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  • How Journalists Can Use Technology to Fight Misinformation

     Ralph Hajik updated 9 months ago 1 Member · 1 Post
  • Ralph Hajik

    April 20, 2021 at 9:26 pm

    The National Association of Broadcasters (NAB) has partnered with The E.W. Scripps Company, international IT consultancy Fincons Group and educational nonprofit the News Literacy Project to create a first-of-its-kind demonstration of how news companies can embrace the interactive content opportunities of NextGen TV to fight misinformation as the new broadcasting standard continues to roll out across the country.

    The demonstration focuses on how local TV newsrooms can utilize NextGen TV – also known as ATSC 3.0 – to create dynamic and interactive content on important topics like news literacy, helping to combat one of the biggest problems facing our democracy – and the media industry – today: misinformation. The 8-minute demo shows real-life examples of how consumers can take an active role in researching credible news sources and testing their own news literacy skills by engaging with interactive content via live programming, thanks to a NextGen TV-compliant application that presents quizzes, polls, tips, a video-on-demand library and additional resources.

    The demonstration is part of an NAB Show Premiere session at 12:30 p.m. ET on Wednesday, April 21. Following the demonstration, leaders from the participating companies – experts across technology, journalism and news literacy – will engage in an interactive Q&A and networking session at 1 p.m. to discuss the issue of news literacy, what broadcasters can do to help dispel misinformation and how NextGen TV can be activated within newsrooms to engage viewers in this topic and others.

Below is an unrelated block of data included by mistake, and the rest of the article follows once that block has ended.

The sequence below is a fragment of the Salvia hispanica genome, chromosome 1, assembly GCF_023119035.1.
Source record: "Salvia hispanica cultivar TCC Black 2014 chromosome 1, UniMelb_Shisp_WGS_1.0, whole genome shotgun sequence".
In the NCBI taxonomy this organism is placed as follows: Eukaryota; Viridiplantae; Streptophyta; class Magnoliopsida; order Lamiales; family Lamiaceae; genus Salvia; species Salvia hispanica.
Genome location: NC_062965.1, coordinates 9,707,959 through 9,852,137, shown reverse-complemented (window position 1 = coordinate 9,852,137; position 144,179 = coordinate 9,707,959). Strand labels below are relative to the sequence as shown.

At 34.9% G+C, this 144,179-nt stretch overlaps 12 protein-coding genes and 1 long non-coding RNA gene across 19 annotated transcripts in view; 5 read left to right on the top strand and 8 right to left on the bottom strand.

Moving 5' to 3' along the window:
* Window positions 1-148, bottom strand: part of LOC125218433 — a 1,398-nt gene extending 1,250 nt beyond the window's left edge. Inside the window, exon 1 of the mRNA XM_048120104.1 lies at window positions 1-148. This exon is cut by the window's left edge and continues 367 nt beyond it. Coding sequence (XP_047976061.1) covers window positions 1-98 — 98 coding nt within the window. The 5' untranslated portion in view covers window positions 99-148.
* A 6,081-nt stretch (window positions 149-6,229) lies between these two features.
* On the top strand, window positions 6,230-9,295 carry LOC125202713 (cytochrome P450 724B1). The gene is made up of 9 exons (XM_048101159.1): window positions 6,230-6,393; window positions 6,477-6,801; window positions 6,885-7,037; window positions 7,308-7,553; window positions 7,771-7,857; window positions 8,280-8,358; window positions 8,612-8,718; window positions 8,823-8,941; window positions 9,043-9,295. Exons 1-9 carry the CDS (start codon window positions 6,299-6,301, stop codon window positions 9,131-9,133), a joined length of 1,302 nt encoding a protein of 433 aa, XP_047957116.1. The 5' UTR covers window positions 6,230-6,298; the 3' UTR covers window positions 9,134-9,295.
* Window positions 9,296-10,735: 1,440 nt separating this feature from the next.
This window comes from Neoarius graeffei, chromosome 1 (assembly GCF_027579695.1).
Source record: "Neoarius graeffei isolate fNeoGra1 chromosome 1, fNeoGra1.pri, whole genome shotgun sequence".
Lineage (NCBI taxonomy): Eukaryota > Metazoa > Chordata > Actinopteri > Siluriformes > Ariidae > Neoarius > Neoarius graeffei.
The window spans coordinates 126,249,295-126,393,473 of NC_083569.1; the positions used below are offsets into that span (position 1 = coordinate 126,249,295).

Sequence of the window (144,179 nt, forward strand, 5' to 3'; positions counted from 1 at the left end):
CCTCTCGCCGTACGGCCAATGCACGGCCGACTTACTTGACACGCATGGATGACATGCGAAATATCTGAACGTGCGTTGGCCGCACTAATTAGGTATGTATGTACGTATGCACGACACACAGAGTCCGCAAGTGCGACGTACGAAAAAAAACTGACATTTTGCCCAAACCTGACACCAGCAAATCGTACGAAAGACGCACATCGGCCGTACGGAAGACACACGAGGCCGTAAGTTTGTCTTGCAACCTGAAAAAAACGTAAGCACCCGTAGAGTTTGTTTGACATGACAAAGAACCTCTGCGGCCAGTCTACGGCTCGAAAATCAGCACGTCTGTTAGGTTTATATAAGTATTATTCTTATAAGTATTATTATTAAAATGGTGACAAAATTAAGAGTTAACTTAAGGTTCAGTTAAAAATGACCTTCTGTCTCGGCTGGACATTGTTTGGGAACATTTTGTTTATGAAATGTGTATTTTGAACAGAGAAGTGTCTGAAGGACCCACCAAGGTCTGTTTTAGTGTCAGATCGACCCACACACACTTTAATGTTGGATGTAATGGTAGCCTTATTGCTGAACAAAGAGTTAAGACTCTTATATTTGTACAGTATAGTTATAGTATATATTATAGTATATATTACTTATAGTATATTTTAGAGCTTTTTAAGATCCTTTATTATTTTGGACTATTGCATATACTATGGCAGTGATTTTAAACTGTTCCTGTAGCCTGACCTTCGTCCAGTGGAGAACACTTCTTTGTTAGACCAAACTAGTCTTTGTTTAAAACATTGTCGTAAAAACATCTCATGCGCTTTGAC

“The important role broadcasters play in educating and engaging American viewers is more vital than ever as we look at the landscape of misinformation that has permeated our culture,” said Sam Matheny, chief technology officer of NAB. “NAB is proud to partner with Scripps, Fincons and the News Literacy Project on this session, which uses best-in-class technology to showcase real-life uses of NextGen TV capabilities, inspiring newsrooms and media decision makers on how we can collectively move the conversation on news literacy forward while embracing this new broadcasting standard.”

    “NextGen TV is a terrific opportunity for companies like Scripps to further our mission to inform, engage and entertain our consumers,” said Scripps President and CEO Adam Symson. “I’m proud of the work Scripps and our partners carried out to innovate with this technology to support our goal to enhance news literacy – critical to the future of our democracy and the news business at large.”

    “We’re excited that news literacy is the focus of this demonstration that shows how new technology can be used in innovative ways to educate people to recognize fact from fiction,” said Darragh Worland, vice president of creative services for the News Literacy Project. “We’re grateful to our partners in this demo and hope this takes off as an exciting new way for people to check and interact with the information they’re receiving.”

    More information about the session can be found on the NAB Amplify website, where it will be available as video on demand for 90 days.

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